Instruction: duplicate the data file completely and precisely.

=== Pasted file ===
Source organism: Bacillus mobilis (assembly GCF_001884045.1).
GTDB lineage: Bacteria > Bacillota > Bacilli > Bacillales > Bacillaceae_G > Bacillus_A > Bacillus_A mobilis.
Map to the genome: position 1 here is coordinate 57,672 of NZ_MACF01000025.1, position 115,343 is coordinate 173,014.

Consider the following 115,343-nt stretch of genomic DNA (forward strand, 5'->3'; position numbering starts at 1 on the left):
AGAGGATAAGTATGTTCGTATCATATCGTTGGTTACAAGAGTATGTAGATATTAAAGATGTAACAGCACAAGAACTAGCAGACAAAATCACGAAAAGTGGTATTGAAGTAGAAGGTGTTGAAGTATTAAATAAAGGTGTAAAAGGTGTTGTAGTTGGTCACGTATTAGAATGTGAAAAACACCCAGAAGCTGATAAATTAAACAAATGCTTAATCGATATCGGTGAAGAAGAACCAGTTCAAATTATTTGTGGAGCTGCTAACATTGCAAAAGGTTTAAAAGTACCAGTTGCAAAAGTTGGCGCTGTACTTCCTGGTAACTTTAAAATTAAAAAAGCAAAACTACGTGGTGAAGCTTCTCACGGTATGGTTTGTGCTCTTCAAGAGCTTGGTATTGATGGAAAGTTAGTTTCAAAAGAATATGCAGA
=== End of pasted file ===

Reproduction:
Source organism: Bacillus mobilis (assembly GCF_001884045.1).
GTDB lineage: Bacteria > Bacillota > Bacilli > Bacillales > Bacillaceae_G > Bacillus_A > Bacillus_A mobilis.
Map to the genome: position 1 here is coordinate 57,672 of NZ_MACF01000025.1, position 115,343 is coordinate 173,014.

Consider the following 115,343-nt stretch of genomic DNA (forward strand, 5'->3'; position numbering starts at 1 on the left):
AGAGGATAAGTATGTTCGTATCATATCGTTGGTTACAAGAGTATGTAGATATTAAAGATGTAACAGCACAAGAACTAGCAGACAAAATCACGAAAAGTGGTATTGAAGTAGAAGGTGTTGAAGTATTAAATAAAGGTGTAAAAGGTGTTGTAGTTGGTCACGTATTAGAATGTGAAAAACACCCAGAAGCTGATAAATTAAACAAATGCTTAATCGATATCGGTGAAGAAGAACCAGTTCAAATTATTTGTGGAGCTGCTAACATTGCAAAAGGTTTAAAAGTACCAGTTGCAAAAGTTGGCGCTGTACTTCCTGGTAACTTTAAAATTAAAAAAGCAAAACTACGTGGTGAAGCTTCTCACGGTATGGTTTGTGCTCTTCAAGAGCTTGGTATTGATGGAAAGTTAGTTTCAAAAGAATATGCAGA